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Astro Group: Research

Our group works on topics in the frontiers of astronomy and astrophysics. Here are summaries of our most active areas of research:

  • Cosmology and the large-scale structure of the Universe. We look at how galaxies in the universe are patterned to form clumps and clusters that are connected by thin filaments, almost like a cosmic sponge. One mysterious entity (dark matter) helps form the clumps, while another (dark energy) is starting to drive an accelerated expansion of these clumps away from each other. A main goal is to characterize the properties and behavior of both dark matter and dark energy. [Brownstein, Dawson, Mao, Wik, Zheng]
  • Galaxy evolution and dynamics. Galaxies, such as our own Milky Way, can contain hundreds to hundreds-of-billions of stars (give or take!), as well as clouds of gas and dust, supermassive (and stellar mass) black holes, and dark matter. We look to see how galaxies were assembled and how they interact with each other, giving clues about the formation of stars, the chemical enrichment of the Universe, and the nature of dark matter. [Brownstein, Mao, Seth, Zasowski, Zheng]
  • Galaxy nuclei and massive black holes. Most, if not all, galaxies harbor supermassive black holes. These exotic objects have the mass of millions to billions of stars packed into a region of space smaller than our solar system. We look at how these objects grow and influence the growth of their host galaxies. Their origin remains a mystery.... [Seth, Bromley, Wik]
  • Stars in the Milky Way and the origins of elements. Stellar spectroscopy, or the detailed analysis of starlight in terms of its color, reveals the elements that make up stars. By studying how these elements are spread across different populations of stars in the Milky Way Galaxy, we can understand the origin of the periodic table, including carbon, oxygen, and other elements necessary for life on Earth. Spectroscopy also tells us about how the stars are moving, how old they are, and other properties that let us understand how the Milky Way formed and has changed over time. [Seth, Zasowski]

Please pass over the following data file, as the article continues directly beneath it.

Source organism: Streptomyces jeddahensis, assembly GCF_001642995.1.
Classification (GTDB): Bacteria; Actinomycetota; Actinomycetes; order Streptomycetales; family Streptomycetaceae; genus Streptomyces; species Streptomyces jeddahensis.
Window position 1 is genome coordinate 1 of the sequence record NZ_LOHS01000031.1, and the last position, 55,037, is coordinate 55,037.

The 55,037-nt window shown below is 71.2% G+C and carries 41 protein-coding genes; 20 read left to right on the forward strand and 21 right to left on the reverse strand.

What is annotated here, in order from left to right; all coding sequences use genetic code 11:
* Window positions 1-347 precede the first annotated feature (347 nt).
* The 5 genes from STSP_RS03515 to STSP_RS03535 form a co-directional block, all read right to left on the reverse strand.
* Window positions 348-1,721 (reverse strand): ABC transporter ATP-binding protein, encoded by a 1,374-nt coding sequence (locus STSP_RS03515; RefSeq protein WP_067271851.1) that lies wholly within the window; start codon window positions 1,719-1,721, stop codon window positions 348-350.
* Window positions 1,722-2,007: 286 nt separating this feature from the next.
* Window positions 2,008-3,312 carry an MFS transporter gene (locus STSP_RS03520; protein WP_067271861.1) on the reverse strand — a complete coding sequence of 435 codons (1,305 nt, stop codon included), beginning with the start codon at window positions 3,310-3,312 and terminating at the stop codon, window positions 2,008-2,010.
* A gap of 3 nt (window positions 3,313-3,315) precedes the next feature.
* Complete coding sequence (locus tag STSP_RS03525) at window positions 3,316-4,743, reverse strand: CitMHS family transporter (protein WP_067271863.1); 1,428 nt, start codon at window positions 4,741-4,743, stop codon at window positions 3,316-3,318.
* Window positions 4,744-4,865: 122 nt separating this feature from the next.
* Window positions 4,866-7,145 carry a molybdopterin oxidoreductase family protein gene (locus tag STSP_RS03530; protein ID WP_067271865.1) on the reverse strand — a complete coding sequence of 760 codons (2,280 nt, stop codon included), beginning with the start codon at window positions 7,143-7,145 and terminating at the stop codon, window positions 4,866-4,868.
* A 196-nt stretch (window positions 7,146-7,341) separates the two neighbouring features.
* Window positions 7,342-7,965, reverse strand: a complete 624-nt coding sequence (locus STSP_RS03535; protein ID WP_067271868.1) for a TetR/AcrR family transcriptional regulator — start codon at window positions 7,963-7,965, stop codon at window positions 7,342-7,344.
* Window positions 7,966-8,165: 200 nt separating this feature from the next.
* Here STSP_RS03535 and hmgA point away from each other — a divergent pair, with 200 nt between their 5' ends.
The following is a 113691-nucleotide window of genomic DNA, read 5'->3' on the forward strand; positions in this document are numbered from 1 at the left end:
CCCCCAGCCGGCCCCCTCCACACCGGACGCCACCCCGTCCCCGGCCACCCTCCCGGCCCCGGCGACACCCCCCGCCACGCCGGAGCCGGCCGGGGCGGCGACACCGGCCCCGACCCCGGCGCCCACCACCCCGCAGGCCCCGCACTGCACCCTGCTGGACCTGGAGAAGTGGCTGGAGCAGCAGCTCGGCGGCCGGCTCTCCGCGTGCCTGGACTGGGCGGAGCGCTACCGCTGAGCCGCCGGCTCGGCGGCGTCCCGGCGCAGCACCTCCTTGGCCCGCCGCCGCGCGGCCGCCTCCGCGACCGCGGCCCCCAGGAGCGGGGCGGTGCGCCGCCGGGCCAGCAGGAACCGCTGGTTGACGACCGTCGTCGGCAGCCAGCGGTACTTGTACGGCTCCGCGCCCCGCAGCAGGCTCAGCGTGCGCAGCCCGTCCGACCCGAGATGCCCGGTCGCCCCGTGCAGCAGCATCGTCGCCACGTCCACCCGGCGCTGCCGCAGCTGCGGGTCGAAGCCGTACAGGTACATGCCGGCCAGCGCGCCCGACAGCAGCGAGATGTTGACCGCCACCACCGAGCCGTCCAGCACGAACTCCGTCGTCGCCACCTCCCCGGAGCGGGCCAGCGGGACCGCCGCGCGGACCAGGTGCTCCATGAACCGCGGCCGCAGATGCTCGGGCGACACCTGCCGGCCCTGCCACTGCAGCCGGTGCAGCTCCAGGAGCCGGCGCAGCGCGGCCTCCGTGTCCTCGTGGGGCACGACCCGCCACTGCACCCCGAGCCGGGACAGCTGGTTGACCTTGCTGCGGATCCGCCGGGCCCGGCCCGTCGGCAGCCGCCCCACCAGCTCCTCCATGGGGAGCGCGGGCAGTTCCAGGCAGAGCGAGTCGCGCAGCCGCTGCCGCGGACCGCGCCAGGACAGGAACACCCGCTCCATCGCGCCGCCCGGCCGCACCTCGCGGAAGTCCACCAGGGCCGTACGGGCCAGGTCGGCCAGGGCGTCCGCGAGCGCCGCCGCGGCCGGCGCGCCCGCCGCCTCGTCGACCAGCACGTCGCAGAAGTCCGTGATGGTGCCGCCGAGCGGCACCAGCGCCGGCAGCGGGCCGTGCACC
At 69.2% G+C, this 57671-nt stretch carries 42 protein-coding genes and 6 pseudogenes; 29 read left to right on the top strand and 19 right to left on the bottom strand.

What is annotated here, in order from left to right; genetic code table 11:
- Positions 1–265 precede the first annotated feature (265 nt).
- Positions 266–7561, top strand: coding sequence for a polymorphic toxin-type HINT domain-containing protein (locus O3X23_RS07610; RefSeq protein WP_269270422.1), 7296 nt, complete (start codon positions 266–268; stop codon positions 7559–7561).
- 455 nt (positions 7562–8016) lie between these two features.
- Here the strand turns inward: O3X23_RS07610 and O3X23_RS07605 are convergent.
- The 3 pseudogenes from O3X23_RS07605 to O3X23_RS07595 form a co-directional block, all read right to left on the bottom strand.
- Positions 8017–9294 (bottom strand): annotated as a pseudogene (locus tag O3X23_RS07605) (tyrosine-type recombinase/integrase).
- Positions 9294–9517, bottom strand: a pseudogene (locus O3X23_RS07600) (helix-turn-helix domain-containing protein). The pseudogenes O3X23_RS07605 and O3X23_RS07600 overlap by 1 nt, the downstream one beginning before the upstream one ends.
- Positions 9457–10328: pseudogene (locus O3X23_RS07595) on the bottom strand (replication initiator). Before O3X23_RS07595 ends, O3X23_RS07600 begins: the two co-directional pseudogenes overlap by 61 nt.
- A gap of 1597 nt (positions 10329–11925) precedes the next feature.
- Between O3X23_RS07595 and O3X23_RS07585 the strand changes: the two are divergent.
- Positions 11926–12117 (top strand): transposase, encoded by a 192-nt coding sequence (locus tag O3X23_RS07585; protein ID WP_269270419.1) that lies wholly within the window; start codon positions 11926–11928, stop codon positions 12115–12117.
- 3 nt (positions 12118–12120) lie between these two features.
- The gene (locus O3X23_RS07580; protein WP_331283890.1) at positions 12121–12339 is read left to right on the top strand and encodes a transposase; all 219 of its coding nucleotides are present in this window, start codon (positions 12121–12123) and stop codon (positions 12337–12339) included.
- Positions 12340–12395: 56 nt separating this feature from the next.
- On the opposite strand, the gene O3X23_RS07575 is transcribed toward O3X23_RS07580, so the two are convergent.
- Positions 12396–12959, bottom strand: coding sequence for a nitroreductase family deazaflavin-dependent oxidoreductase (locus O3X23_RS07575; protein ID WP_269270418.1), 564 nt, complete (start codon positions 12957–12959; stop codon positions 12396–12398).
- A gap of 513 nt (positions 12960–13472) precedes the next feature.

• Dark matter. Dark matter is known only from its gravitational influence on visible stars and gas. Its properties may be inferred from its effects galaxy clustering. A major goal of astronomy is to detect dark matter directly by catching a rare collision with normal atoms. Alternatively, dark matter may reveal itself in interactions that can lead to showers of high energy particles. So far there have been only tentative hints of detections. Thus, the search continues. [Brownstein, Gondolo, Mao, Sandick, Wik, Zhao]
  • Planets. Amidst dark energy and dark matter, within galaxies and around stars, small particles of dust began to clump together to form planets. Our view of planets in the Universe has expanded from just a handful around our solar system to thousands seen around other stars. We are working to understand the mechanisms at play in the formation of planets, in particular of rocky planets like our own Earth. Is this process universal, and do we have company in the Universe? [Bromley]
Last Updated: 4/7/20